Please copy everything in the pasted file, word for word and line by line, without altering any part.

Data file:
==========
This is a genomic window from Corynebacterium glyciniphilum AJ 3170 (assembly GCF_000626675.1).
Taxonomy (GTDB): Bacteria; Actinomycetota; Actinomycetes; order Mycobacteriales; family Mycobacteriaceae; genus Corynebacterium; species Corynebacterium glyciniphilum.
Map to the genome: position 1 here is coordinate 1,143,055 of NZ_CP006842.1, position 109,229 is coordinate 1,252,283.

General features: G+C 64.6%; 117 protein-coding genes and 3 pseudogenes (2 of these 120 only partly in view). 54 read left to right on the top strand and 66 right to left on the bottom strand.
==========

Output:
This is a genomic window from Corynebacterium glyciniphilum AJ 3170 (assembly GCF_000626675.1).
Taxonomy (GTDB): Bacteria; Actinomycetota; Actinomycetes; order Mycobacteriales; family Mycobacteriaceae; genus Corynebacterium; species Corynebacterium glyciniphilum.
Map to the genome: position 1 here is coordinate 1,143,055 of NZ_CP006842.1, position 109,229 is coordinate 1,252,283.

General features: G+C 64.6%; 117 protein-coding genes and 3 pseudogenes (2 of these 120 only partly in view). 54 read left to right on the top strand and 66 right to left on the bottom strand.